About this code
- This is a statutory code of practice made under section 121 of the Data Protection Act 2018.
- It is a practical guide for organisations about how to share personal data in compliance with data protection law. It aims to give you confidence to share data fairly and proportionately.
Data protection law enables fair and proportionate data sharing
- Data protection law facilitates data sharing when you approach it in a fair and proportionate way.
- Data protection law is an enabler for fair and proportionate data sharing, rather than a blocker. It provides a framework to help you make decisions about sharing data.
- This code helps you to balance the benefits and risks and implement data sharing.
- Data sharing has benefits for society as a whole.
- Sometimes it can be more harmful not to share data.
- When considering sharing data:
- you must comply with data protection law;
- we recommend that you assess the risks using a Data Protection Impact Assessment (DPIA); and
- it is good practice to have a data sharing agreement.
- When sharing data, you must follow the key principles in data protection legislation:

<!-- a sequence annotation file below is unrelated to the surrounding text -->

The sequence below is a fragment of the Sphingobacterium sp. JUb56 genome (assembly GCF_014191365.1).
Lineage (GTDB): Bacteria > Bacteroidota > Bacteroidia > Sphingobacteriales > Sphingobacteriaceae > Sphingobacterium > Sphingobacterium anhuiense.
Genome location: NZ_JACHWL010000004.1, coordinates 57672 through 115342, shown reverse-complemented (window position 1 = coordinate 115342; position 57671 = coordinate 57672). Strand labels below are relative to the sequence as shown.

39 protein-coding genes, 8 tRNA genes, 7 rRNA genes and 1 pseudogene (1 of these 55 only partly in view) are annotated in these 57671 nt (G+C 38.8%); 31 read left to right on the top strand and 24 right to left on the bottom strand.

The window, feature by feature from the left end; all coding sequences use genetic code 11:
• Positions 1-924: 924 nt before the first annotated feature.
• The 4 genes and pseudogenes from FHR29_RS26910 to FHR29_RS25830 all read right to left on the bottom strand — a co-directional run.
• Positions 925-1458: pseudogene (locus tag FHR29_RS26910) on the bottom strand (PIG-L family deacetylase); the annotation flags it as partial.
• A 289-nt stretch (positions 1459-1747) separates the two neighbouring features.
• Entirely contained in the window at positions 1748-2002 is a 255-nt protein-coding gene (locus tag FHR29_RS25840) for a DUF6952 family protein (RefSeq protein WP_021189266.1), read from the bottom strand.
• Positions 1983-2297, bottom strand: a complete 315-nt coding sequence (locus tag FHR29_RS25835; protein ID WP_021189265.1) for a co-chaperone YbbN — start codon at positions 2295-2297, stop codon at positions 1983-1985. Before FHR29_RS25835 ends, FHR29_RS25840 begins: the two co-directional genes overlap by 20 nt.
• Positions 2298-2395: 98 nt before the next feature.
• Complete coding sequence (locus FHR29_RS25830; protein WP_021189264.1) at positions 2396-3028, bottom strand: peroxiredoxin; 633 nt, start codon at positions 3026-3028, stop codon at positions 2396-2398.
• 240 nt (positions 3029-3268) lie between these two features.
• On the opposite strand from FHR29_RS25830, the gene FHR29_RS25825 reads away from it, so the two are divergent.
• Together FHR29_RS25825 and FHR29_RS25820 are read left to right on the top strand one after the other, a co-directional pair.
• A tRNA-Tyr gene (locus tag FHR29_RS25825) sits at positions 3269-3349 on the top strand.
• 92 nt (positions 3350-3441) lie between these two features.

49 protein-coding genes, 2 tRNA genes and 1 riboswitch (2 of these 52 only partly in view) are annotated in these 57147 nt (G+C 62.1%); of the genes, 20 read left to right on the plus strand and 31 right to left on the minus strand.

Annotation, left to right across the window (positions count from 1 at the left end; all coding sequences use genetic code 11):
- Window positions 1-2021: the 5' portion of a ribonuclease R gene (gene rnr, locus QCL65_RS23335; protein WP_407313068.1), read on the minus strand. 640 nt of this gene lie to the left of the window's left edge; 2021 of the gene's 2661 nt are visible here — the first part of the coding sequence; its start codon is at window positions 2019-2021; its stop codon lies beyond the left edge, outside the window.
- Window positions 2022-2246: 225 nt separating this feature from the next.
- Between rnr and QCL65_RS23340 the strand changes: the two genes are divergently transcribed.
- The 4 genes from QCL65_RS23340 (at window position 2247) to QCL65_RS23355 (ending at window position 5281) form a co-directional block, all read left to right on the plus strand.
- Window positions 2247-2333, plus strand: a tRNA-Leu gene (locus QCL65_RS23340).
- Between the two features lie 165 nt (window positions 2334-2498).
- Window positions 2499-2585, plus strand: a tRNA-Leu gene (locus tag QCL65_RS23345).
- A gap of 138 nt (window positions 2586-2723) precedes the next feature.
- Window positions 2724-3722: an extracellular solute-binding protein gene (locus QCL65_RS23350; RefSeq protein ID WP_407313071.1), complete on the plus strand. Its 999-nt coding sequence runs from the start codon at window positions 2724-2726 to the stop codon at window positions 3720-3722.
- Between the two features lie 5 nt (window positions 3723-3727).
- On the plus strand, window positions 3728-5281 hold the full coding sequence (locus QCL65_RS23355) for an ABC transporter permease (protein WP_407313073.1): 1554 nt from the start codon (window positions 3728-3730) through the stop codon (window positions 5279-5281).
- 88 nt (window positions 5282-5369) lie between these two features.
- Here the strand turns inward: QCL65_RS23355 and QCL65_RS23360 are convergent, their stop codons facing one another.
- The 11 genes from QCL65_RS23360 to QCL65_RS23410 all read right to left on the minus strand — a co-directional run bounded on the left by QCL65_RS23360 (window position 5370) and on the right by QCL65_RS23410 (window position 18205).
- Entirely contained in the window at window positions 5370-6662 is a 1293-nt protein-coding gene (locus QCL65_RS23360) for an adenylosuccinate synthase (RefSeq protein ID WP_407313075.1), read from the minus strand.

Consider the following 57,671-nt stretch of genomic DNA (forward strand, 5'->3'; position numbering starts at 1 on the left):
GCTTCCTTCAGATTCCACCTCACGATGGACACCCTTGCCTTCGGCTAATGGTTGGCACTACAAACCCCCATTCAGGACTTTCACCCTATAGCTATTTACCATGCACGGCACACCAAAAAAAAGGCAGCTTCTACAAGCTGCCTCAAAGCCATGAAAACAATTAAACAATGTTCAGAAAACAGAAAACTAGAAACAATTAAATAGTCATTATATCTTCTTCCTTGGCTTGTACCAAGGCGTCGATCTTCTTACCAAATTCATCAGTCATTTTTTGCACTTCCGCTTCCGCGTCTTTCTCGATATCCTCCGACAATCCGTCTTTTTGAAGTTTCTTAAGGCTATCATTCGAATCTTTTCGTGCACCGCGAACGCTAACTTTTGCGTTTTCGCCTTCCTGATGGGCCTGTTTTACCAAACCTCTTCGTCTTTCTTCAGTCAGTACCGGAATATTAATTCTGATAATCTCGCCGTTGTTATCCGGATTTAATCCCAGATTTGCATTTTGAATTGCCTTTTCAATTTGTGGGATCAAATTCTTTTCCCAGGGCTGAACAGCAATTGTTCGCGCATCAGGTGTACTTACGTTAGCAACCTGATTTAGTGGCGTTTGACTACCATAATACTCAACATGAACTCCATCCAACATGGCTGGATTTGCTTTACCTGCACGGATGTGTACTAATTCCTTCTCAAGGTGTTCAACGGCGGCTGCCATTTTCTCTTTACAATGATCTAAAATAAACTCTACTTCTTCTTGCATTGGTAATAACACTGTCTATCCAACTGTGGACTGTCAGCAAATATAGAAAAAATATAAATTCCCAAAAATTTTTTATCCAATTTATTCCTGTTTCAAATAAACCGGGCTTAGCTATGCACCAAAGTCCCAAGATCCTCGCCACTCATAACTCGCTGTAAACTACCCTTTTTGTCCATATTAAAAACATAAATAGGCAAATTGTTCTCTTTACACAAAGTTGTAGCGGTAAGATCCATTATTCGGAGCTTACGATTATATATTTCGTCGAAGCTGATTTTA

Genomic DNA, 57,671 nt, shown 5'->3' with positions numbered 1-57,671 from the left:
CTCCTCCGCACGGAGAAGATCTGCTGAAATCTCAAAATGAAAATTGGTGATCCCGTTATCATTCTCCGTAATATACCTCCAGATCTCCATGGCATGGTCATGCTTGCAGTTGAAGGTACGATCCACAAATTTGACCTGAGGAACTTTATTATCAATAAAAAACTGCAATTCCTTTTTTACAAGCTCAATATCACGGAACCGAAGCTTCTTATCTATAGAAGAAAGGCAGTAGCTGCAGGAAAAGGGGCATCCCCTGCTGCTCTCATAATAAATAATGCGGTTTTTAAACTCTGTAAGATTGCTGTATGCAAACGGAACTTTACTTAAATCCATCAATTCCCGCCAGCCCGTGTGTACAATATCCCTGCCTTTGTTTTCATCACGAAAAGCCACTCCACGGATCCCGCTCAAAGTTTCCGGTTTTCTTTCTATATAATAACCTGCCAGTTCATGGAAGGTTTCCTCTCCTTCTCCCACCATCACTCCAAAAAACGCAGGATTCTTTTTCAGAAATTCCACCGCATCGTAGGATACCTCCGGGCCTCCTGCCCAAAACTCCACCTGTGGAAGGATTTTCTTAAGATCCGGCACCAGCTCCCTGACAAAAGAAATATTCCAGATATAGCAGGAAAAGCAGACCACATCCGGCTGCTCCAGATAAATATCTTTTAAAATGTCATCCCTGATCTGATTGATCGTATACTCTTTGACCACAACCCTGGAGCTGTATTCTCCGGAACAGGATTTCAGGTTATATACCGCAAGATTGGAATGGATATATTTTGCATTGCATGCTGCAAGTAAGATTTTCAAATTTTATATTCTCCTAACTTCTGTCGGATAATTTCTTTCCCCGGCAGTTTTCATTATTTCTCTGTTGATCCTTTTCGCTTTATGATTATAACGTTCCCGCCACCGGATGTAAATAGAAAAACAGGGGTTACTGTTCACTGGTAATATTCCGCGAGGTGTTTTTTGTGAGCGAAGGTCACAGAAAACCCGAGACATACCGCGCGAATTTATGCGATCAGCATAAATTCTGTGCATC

- The accountability principle means that you are responsible for your compliance, and you must be able to demonstrate that compliance.
- You must share personal data fairly and transparently.
- You must identify at least one lawful basis for sharing data before you start any sharing.
- You must process personal data securely, with appropriate organisational and technical measures in place.
- In your data sharing arrangement, you should have policies and procedures that allow data subjects to exercise their individual rights easily.
- You can share data in an emergency, as is necessary and proportionate. Examples of an emergency situation are the risk of serious harm to human life, or the immediate need to protect national security.
- You may share children’s data if you can demonstrate a compelling reason to do so, taking account of the best interests of the child.
- The government has devised a framework for the sharing of personal data, for defined purposes across the public sector, under the Digital Economy Act 2017 (DEA).
UK exit from the European Union
- Now the UK has left the EU, the GDPR (which we refer to in this code as the EU GDPR) has been written into UK law as the UK GDPR, to sit alongside the DPA 2018.
- For the latest information and guidance on data protection and the UK’s position in relation to data protection and the EU, see the ICO website.
- The ICO upholds information rights in the public interest. Our focus is to help you carry out data sharing in a compliant way. We will always use our powers in a targeted and proportionate manner, in line with our regulatory action policy.